For Monique Chapman, stepping up as one of the youth delegates attending this year’s COP27 conference was a no brainer.
“COP27 presents an opportunity to showcase to the rest of the world what we are all doing to respond to climate change and prove that we are climate change champions in some way. Some may say it’s the equivalent of the Olympics or Academy Awards for the climate change nerds – and how could I say no to that?” she says.
COP27 is the annual United Nations’ global climate change summit. Leaders from around the world gather to assess progress in dealing with climate change and negotiate protocols and agreements. As part of the Canada delegation, the GNWT is sending a group to represent the NWT—including two young people.
“All our lives, we have heard the older generations talking about how important it is to save the environment, that climate change is real, that we need to do something to protect the future generations. It’s been a lot of talk, and we would like to help move us towards the action,” says Chapman. “The older generations told us they’d act to protect the next generations to come. We are that next generation – we will be sitting at that table beside you, asking you to prove to us what you will do to protect us and our planet.”
Born and raised in Yellowknife, she is a member of the Fond du Lac Denesuline First Nation, with a degree in Marine Biology from Dalhousie University. “I am proud to be a Northern, Indigenous, woman in STEM representing the Northwest Territories,” she says.
She previously attended the Canada Youth Summit and the United Nations’ Youth Summit in 2019, but is invigorated by the idea that COP27 draws a bigger crowd and more attention, both at home and internationally.
“At these summits, it was great being able to share our ideas with each other of how we think the world should be responding to climate change or our concerns – but the momentum seemed to end when the summits did. I hope COP will be different though, and we will push each other towards improved adaptation and mitigation. I hope to see how an idea brought up at a conference like this might be the spark we need to create bigger and better change back home.”
For Chapman, it’s important for Canada as both a G7 and G20 country to attend the conference, but it’s equally important that the north has a special seat at the table.
“No one knows what impacts were facing or how we’re responding to climate change better than ourselves,” she says. “In some jurisdictions, the impacts of climate change are more subtle and you need to see a chart or some numbers to see the changes taking place. In the North though, we can simply look outside or hear stories from our neighbours. By humanizing the impacts – connecting a face and a name with the impacts we are experiencing – I hope this will motivate others attending COP27 that more action is needed to respond to climate change.”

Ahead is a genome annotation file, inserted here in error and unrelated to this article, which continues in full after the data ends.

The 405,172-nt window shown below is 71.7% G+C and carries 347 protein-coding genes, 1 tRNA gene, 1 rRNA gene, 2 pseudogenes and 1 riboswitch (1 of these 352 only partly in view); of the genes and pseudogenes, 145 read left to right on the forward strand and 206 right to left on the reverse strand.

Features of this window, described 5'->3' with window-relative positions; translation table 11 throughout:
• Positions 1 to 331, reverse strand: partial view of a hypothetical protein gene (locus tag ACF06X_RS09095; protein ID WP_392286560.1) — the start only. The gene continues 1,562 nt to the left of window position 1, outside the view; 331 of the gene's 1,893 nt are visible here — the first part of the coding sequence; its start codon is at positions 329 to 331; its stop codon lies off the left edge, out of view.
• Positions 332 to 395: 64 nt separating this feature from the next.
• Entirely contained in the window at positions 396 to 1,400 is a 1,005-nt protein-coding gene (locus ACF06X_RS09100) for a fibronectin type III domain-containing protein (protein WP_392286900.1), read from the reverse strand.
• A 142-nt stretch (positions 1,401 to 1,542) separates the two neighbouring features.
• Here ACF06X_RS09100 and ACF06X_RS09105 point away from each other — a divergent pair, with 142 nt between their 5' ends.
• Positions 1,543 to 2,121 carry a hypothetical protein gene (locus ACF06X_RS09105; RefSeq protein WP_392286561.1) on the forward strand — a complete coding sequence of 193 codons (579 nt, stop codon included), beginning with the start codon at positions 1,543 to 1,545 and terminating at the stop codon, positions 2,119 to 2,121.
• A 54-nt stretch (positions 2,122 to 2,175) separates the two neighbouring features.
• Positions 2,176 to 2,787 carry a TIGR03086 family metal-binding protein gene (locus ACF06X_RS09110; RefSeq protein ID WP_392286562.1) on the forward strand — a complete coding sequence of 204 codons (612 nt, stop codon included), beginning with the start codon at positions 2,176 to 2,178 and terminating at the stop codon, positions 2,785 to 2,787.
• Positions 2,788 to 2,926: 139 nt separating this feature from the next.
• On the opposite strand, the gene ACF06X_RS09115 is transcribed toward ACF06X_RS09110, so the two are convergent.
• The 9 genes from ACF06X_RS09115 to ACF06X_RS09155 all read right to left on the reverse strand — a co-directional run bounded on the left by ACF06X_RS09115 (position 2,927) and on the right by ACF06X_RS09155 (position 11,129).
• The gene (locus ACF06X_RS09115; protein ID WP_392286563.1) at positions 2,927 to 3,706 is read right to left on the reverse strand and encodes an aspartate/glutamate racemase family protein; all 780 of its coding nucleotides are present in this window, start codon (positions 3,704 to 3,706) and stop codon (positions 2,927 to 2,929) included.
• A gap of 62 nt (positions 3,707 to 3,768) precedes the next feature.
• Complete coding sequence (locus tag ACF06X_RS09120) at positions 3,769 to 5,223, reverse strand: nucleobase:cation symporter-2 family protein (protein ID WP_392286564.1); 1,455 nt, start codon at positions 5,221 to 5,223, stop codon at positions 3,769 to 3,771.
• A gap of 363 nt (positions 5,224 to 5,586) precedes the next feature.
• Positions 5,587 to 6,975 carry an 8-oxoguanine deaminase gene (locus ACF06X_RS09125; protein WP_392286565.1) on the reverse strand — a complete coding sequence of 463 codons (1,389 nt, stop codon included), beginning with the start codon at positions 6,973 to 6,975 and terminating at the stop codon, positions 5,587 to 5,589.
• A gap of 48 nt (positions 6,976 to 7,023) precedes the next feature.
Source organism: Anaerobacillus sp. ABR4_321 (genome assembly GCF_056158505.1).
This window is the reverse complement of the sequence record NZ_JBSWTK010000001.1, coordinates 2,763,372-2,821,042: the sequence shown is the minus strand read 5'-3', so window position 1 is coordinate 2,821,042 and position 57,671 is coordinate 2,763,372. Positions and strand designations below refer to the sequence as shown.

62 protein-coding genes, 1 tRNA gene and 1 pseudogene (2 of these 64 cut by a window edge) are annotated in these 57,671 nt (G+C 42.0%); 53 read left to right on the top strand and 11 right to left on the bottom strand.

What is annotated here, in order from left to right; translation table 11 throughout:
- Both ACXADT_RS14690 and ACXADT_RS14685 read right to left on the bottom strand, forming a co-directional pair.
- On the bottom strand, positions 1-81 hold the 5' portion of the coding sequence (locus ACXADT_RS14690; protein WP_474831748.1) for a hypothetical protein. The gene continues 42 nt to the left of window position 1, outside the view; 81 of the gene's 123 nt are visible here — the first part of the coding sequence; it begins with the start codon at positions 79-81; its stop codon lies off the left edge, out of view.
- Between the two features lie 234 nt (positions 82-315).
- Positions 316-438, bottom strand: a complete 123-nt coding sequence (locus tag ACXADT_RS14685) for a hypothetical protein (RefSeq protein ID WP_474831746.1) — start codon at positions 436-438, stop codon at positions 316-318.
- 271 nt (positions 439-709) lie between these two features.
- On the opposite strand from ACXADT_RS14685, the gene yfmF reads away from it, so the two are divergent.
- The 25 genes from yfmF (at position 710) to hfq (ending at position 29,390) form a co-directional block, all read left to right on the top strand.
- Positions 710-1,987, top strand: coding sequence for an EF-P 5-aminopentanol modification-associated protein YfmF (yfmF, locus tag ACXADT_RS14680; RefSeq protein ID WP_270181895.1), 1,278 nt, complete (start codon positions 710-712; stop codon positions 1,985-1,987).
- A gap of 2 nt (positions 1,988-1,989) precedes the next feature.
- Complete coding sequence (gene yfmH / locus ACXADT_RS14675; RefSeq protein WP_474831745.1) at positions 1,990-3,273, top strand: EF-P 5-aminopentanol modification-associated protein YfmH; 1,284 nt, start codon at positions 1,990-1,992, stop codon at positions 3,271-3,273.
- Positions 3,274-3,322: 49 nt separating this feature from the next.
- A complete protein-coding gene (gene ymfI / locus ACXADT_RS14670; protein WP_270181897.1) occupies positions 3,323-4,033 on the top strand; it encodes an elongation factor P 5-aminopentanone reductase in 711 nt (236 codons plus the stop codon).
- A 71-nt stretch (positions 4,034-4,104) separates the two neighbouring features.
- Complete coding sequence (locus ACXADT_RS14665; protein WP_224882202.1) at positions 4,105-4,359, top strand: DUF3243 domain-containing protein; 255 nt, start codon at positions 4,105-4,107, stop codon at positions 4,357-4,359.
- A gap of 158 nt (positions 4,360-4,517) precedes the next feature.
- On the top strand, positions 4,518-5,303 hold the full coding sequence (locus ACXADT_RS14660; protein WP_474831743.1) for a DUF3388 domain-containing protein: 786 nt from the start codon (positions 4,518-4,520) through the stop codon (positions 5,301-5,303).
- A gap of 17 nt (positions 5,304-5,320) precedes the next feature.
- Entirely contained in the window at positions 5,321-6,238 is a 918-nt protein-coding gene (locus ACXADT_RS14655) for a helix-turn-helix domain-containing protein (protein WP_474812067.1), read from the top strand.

For her, climate change is personal. She’s worried about what the climate change crisis means not just for the world, but for her home.
“I’m concerned that everything that makes the NWT feel like home to me – the beautiful lakes, the expanse of forests, the abundant wildlife and berries, the cozy winters and not-too-hot summers – are going to lose their familiarity soon as climate change alters the North. It’s alarming to already be able to see the changes in the short 26 years I’ve been here: changing wildlife migrations, hotter summers, fewer berries, and so on,” she says.
That’s also why she’s so proud to be representing not just the youth of the NWT, but also the Indigenous population.
“Indigenous peoples’ traditional knowledge of changes to the environment and how to protect it is invaluable. Climate change is greatly impacting our lands, which Indigenous peoples have been protecting for thousands of years and, in recognizing this, its important to ensure that Indigenous voices are heard at all tables,” she says. “Over 50 percent of people in the NWT are Indigenous. Recognizing that is important, and it’s good to see that reflected in the delegation.”
But in the end, what she hopes comes out of COP27 isn’t just conversation.
“My hope is simple, though I know it’s not small: I want to see action, not more talk or pointing the finger.”